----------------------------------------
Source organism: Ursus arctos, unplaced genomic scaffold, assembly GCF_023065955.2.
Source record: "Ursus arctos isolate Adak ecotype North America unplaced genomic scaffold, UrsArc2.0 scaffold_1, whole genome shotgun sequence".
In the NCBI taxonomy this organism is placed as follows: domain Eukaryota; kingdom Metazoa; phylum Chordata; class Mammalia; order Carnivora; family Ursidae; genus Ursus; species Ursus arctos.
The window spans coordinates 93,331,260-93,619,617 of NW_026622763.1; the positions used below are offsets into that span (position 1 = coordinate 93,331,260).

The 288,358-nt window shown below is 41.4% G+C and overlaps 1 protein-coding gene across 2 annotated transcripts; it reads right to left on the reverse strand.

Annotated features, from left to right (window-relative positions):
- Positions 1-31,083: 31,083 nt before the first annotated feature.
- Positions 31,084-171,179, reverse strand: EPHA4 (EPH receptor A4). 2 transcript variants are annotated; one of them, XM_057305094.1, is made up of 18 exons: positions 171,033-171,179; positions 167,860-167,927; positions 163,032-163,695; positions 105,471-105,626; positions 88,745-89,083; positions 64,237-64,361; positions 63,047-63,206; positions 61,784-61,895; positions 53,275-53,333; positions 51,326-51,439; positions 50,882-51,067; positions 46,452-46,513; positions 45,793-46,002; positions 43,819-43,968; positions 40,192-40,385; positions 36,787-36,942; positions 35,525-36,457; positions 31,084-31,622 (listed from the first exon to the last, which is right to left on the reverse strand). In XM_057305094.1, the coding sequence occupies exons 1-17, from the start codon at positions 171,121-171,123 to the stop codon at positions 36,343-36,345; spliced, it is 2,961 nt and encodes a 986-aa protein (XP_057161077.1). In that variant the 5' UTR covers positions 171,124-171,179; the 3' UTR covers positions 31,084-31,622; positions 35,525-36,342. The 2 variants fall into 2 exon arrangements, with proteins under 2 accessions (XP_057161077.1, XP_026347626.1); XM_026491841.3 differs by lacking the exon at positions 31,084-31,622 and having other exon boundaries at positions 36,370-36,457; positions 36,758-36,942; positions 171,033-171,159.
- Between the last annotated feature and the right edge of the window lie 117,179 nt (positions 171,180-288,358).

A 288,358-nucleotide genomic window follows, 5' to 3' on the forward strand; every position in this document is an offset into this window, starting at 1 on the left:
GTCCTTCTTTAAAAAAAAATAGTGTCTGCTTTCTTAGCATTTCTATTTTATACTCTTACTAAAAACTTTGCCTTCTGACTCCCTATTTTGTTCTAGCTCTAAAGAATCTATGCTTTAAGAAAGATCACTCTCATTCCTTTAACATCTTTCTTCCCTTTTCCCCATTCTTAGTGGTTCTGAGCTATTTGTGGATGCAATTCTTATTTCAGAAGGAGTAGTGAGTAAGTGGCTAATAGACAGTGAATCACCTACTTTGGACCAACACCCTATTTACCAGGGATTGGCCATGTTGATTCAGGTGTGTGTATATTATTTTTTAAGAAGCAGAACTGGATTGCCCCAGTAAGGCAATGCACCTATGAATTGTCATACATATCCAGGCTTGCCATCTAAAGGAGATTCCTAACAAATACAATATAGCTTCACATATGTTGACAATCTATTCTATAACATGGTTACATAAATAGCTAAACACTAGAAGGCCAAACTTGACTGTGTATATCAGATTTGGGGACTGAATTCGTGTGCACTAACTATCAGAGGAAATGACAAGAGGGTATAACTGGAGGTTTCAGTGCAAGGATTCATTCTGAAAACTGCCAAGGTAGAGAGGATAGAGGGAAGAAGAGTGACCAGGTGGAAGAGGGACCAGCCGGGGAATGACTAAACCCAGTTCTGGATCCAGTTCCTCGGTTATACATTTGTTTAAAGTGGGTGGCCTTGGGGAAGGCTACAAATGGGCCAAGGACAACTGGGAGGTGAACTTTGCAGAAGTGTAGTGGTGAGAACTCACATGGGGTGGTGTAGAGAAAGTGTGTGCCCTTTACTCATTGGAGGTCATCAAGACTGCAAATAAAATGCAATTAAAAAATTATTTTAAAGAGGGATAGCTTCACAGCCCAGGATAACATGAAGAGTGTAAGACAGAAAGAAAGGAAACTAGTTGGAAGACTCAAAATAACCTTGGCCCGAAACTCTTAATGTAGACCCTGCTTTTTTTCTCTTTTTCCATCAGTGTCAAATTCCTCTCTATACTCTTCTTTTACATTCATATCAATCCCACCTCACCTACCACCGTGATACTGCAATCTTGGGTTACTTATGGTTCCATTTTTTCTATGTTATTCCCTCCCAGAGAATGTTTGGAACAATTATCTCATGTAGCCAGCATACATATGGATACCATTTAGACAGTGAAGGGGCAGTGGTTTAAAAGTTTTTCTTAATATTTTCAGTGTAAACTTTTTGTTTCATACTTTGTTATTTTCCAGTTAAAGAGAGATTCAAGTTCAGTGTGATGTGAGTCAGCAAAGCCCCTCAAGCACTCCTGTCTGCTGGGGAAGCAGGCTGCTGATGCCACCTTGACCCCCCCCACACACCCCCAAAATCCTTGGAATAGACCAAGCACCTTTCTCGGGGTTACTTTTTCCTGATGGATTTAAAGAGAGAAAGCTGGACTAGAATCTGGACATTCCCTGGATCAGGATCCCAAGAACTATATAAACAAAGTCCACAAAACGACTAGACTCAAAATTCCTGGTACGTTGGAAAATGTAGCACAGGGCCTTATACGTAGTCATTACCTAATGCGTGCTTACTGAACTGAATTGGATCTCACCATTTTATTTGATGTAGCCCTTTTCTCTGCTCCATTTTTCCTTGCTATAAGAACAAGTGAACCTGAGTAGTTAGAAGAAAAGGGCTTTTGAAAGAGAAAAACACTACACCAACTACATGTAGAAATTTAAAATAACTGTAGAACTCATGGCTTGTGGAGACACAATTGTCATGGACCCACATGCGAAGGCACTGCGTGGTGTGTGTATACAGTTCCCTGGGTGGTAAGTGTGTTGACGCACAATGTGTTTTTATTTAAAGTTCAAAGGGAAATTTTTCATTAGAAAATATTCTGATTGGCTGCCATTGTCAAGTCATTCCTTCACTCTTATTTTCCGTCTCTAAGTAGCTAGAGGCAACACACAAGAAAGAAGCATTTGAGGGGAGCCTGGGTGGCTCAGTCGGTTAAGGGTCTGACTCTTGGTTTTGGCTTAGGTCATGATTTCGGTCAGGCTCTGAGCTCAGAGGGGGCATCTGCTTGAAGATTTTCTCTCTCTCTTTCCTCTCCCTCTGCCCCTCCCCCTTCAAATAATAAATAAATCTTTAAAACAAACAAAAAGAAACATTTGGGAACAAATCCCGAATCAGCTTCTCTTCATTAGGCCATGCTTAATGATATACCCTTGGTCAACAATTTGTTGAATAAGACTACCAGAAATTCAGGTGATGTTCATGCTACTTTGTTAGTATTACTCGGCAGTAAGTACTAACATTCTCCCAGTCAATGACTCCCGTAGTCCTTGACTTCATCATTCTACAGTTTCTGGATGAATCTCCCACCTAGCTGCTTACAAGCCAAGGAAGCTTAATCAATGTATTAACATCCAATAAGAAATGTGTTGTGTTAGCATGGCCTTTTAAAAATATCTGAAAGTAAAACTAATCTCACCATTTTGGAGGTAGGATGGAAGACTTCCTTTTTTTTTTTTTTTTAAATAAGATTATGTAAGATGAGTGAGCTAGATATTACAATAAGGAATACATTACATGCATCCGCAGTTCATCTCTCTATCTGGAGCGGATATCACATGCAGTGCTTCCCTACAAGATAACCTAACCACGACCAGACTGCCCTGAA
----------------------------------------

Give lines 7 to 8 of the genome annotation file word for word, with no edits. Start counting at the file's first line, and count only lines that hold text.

- Positions 1-31,083: 31,083 nt before the first annotated feature.
- Positions 31,084-171,179, reverse strand: EPHA4 (EPH receptor A4). 2 transcript variants are annotated; one of them, XM_057305094.1, is made up of 18 exons: positions 171,033-171,179; positions 167,860-167,927; positions 163,032-163,695; positions 105,471-105,626; positions 88,745-89,083; positions 64,237-64,361; positions 63,047-63,206; positions 61,784-61,895; positions 53,275-53,333; positions 51,326-51,439; positions 50,882-51,067; positions 46,452-46,513; positions 45,793-46,002; positions 43,819-43,968; positions 40,192-40,385; positions 36,787-36,942; positions 35,525-36,457; positions 31,084-31,622 (listed from the first exon to the last, which is right to left on the reverse strand). In XM_057305094.1, the coding sequence occupies exons 1-17, from the start codon at positions 171,121-171,123 to the stop codon at positions 36,343-36,345; spliced, it is 2,961 nt and encodes a 986-aa protein (XP_057161077.1). In that variant the 5' UTR covers positions 171,124-171,179; the 3' UTR covers positions 31,084-31,622; positions 35,525-36,342. The 2 variants fall into 2 exon arrangements, with proteins under 2 accessions (XP_057161077.1, XP_026347626.1); XM_026491841.3 differs by lacking the exon at positions 31,084-31,622 and having other exon boundaries at positions 36,370-36,457; positions 36,758-36,942; positions 171,033-171,159.